dhr. dr. J. (Jaap) Maat
Faculteit der Geesteswetenschappen
Logic and Language
Oude Turfmarkt 141 Amsterdam
Kamernummer: S 04
Oude Turfmarkt 141
1012 GC Amsterdam
See the 'research' tab; there is also some information on my home page.
History of the Humanities
In October 2008, Rens Bod, Thijs Weststeijn and I (at Rens's initiative) organized the conference 'The Making of the Humanities'. A volume of papers presented there has been published by AUP in 2010.
The second conference in this series was held in October, 2010. A volume of papers appeared in 2012.
The third conference took place in Rome, in November 2012. A volume of papers appeared in 2014.
The fourth conference, also in Rome, was an even greater success than the previous ones. No volume of papers appeared. Instead, a new journal was founded: History of Humanities.
The fifth conference will be held at Johns Hopkins (Baltimore), 5-7 October, 2016.
History of Logic
The Logic of John Wallis (1616-1703)
I participate in the Wallis Project (Oxford), working on an edition of the Treatise of Logick (1685).
We are also preparing an edited volume containing commissioned papers on various aspects of Wallis's logic, and on logic asa discipline in the seventeenth century. On April 23-24, 2009 a symposium devoted to the subject took place.
Medieval Obligation Games
In the academic year 2006-2007 I joined a Latin reading group initiated by Sara Uckelman at ILLC. We read and translated a 13th-century tract on 'obligationes'. A joint paper on this tract has been presented at the GPMR-LS1 workshop in Bonn, June 2007. A written version has been accepted for publication in the proceedings volume.
In the summer of 2008, we supervised a group of AI students who produced an interactive website, allowing visitors to play an obligation game against the computer.
We (David Cram and I) are putting together an anthology of texts dealingwith artificial languages in a broad sense. It includes proposals for new writing systems, schemes for universal languages, languages invented in fiction, logical languages, programming languages and many other types of artificial languages. We include texts that are individually fascinating and collectively illuminating of the wide range of existing and possible artificial languages.
G.W. Leibniz (1646-1716) is well-known as a mathematician and as a philosopher. He also famously envisaged the construction of what he often called a 'philosophical language' (and sometimes a 'characteristica universalis') - a miraculous tool not only for communication but also for thinking, enabling its users to find new insights and even to put an end to disputes.
One part of this grand project was the elaboration of 'rational grammar', which was to describe the basic patterns underlying all languages, and therewith the structure of human knowledge and thought. Carrying out this project, Leibniz undertook a painstaking analysis of the grammar and idioms of various languages, focusing however on Latin.
Although this type of analysis was a central element of Leibniz's linguistic work, it has not yet been subjected to thorough study. This is primarily due to the fact that, until recently, only a small selection of the relevant texts had been published. Fortunately, in the last decades a series of texts has become available in complete form for the first time, although a number of important texts are still accessible in manuscript form only.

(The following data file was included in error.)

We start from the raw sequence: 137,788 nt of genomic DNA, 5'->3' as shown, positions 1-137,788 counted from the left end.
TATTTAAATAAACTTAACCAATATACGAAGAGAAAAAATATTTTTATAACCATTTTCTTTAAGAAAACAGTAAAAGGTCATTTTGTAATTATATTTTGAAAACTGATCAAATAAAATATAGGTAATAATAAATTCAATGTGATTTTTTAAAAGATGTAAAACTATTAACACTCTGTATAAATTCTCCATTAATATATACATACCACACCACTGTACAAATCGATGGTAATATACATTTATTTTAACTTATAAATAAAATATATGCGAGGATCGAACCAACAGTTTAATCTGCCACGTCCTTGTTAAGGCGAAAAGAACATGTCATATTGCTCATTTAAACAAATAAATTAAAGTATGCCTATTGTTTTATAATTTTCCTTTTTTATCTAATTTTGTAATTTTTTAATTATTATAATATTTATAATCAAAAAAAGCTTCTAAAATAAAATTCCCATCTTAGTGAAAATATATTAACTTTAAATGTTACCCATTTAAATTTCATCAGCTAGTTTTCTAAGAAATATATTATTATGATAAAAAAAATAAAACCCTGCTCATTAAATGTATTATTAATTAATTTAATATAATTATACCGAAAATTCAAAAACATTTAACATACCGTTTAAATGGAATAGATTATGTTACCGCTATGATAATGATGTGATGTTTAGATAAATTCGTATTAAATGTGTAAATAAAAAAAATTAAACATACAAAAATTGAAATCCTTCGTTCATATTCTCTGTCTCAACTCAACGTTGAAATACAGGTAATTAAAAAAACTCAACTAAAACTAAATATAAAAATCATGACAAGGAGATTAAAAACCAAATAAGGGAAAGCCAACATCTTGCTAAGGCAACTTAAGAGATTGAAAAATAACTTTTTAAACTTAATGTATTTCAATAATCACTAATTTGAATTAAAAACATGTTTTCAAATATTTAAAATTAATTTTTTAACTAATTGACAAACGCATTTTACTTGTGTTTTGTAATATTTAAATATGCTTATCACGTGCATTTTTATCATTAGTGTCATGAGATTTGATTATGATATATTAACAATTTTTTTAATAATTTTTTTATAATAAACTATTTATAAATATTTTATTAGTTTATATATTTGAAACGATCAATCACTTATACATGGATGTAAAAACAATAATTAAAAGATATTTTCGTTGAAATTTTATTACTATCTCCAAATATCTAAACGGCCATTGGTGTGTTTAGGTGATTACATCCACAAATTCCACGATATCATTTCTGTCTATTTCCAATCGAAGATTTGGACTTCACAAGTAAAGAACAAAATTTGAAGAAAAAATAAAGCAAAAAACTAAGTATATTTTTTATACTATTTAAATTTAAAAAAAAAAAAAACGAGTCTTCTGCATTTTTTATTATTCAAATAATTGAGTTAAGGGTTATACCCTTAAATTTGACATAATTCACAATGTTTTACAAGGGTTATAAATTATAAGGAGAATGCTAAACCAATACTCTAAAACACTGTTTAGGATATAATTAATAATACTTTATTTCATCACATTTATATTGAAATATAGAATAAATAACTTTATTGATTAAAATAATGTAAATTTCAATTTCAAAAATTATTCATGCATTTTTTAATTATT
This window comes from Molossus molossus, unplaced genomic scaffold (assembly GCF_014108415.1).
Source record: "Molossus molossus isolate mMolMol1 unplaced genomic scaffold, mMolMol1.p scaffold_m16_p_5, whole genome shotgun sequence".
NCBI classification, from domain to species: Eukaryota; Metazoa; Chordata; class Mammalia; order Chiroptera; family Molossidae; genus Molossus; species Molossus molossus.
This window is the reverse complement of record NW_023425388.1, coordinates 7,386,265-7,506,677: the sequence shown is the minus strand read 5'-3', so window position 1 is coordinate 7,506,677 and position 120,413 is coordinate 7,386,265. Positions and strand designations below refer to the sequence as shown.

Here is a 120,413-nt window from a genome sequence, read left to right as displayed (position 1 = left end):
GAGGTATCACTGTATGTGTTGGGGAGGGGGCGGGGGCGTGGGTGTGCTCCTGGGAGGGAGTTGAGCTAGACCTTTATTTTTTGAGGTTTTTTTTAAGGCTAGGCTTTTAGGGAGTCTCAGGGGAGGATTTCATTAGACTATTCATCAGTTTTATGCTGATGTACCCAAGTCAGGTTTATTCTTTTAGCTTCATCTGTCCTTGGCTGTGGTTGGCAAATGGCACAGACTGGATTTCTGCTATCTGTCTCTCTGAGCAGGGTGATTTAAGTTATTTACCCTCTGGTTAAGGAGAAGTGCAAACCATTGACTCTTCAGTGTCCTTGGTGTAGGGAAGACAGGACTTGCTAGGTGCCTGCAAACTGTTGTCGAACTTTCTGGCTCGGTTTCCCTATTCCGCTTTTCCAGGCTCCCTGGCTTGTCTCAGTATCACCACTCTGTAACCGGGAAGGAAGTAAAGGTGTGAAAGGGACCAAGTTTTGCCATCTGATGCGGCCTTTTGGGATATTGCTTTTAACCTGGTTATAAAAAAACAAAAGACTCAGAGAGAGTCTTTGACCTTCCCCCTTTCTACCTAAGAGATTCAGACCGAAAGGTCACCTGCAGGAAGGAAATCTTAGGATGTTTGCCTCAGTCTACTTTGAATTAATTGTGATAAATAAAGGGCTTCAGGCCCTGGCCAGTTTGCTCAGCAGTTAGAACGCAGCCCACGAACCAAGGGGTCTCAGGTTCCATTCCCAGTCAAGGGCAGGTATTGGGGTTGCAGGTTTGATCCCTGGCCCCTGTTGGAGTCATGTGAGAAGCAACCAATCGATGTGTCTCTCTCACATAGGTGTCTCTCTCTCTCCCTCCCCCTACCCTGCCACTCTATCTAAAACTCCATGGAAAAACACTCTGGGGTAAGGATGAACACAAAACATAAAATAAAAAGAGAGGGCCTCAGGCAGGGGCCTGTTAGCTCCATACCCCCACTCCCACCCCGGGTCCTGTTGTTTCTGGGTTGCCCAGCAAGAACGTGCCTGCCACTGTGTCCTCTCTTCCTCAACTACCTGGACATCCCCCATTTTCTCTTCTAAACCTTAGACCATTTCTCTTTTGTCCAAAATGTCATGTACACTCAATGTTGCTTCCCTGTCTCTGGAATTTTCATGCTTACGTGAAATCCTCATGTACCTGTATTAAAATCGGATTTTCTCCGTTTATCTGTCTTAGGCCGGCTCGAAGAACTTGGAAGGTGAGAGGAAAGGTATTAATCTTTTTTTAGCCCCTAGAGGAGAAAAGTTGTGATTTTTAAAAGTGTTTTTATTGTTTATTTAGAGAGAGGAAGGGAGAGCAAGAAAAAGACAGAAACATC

I am currently writing a book which describes Leibniz's rational grammar project, and interprets it in the light of its intellectual background. Furthermore, the book containsannotated English translations of a number of key texts (which Leibniz wrote in Latin), so as to make them accessible to a wider audience.
Humanities and Sciences
L'absurde et déplorable scission des "lettres" et des "sciences" ne compromet pas seulement l'avenir de la philosophie; elle fausse son histoire et rend son passé inintelligible, en l'isolant des spéculations scientifiques où elle a toujours pris racine.
- Louis Couturat, La Logique de Leibniz, 1901.
People who use their erudition to write for a learned
minority ... don't seem to me favored by fortune but rather to
be pitied for their continuous self-torture. They add, change,
remove, lay aside, take up, rephrase, show to their friends,
keep for nine years and are never satisfied. And their futile
reward, a word of praise from a handful of people, they win at
such a cost-so many late nights, such loss of sleep, sweetest
of all things, and so much sweat and anguish ... their health
deteriorates, their looks are destroyed, they suffer partial or
total blindness, poverty, ill-will, denial of pleasure,
premature old age and early death.
-Desiderius Erasmus, Praise of Folly, ch. 50 (1509).
Valorisation (that is, 'outreach' or 'impact')
It may be unpopular and out-of-date to say -- but I do not think that a
scientific result which gives a better understanding of the world and makes it
more harmonious in our eyes should be held in lower esteem than, say, an
invention which reduces the cost of paving roads, or improves household
-Alfred Tarski, The Semantic Conception of Truth, 1944
You can hardly admire an author and at the same time go beyond him. It is
like water; it ascends no higher than its starting point.
-Francis Bacon, preface to 'The Great Renewal' (1620)
The Importance of the Humanities
I was invited to give a talk of 5 - 7 minutes to a rather large group of students commencing their studies in one of the programmes offered by the Faculty of Humanities on 26 August, 2015.
This is more or less what I said:
You are all new master's students and exchange students at the Faculty of Humanities. The theme for today is 'the importance of the humanities'. You are all enrolled in a specific subject which is supposed to belong to that very broad range of disciplines known as the humanities, so it is obvious that the humanities are somehow important for you. And we're teachers, we are devoted to at least one of those subjects, so the humanities are obviously important to us too. So if I want to do more than state the obvious, and if I believe, which I do, that THE HUMANITIES ARE IMPORTANT, not just to those who happen to love them, but important - period, then I am not done yet.